First, the 28mm tires will carry air at a lower pressure than the narrower 23mm or 25mm.
As a result, the wider tire gives in when it steps on objects, thereby smoothing out the effects of rough terrains.
In addition, you should go for a tire like the IRC Tires Marbella Tire that runs tubeless and has x-guard sidewall protection.
Are 28mm Tyres More Comfortable On Road Bikes?
Of late, tire testing has proven that you don’t have to punish yourself by riding bikes with rigid, narrow tires.
Wider tires such as the 28mm are more comfortable on the road bike than their slimmer counterparts.
Consequently, wider tires use larger volumes of air at low PSI. In the article 28mm vs 32mm tires, we found that broader tires operate optimally at low air pressures.
As a result, the tire remains relatively springy and works as a shock absorber. In return, a bike with wider tires reduces road vibrations making the ride more comfortable.
Therefore, comparing road bikes with 23mm or 25mm against one with 28mm tires, the latter feels more comfortable than the other two, whether on asphalt or dirt roads.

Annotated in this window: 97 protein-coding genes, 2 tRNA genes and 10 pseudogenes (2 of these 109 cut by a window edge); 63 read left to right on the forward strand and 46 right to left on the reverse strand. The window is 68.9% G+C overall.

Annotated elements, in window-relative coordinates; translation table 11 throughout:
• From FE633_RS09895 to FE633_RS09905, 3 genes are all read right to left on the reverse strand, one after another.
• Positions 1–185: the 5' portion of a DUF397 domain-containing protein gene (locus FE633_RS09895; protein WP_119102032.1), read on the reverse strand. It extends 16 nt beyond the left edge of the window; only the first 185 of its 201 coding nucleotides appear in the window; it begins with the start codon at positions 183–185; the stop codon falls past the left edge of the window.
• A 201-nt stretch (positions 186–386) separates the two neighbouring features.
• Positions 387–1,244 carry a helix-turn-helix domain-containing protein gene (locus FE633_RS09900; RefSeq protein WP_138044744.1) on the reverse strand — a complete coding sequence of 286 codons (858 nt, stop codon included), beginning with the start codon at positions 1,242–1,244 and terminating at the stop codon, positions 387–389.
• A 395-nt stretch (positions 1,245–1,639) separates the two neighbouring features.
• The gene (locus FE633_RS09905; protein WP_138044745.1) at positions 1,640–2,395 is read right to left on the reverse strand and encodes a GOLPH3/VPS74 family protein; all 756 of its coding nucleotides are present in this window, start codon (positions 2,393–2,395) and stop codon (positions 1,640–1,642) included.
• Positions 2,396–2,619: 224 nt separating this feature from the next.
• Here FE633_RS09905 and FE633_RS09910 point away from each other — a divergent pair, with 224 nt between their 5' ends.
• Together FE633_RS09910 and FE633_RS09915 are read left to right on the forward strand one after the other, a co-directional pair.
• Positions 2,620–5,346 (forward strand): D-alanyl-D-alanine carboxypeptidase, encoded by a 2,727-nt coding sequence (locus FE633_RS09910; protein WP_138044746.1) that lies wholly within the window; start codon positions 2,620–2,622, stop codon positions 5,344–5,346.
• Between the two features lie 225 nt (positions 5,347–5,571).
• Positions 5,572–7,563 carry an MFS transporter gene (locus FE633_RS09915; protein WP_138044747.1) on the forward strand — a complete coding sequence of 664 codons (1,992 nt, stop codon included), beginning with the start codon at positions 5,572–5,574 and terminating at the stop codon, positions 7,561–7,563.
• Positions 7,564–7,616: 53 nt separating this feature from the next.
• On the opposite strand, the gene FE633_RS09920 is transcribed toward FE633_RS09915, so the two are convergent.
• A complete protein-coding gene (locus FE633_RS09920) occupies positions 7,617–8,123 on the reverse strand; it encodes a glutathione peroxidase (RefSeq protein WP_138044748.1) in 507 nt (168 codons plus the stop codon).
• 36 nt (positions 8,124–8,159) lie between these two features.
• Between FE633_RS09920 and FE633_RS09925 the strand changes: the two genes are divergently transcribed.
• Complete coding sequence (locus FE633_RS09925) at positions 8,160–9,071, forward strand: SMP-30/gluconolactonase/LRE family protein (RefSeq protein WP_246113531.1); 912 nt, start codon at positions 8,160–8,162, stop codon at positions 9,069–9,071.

Actually, wider tires go over obstacles more easily and gently than narrow ones.
So, if you usually ride off-road, go for 28mm tires such as the Vittoria Zaffiro, which has a wire bead and treads that make off-road trips easier.
Once you have the right tires on, you can comfortably enjoy riding your bike. Ride either on gravel or tarmac without much of a hassle.
“Can I put 28mm tires on my road bike?” that’s the question we had at the beginning. After going through the discussion above, it is clear that you can put 28mm tires on your road bike.
Since the tires are wider than the 23mm and the 25mm, you will experience less rolling resistance and dampened road vibrations.
Also, the wider tires will make your experience on rugged trails a bit friendlier than what you would get from narrower tires.
All the same, before you upgrade your road bike tire size to 28mm, you need to ensure that you have enough wheel clearance to accommodate the new tires.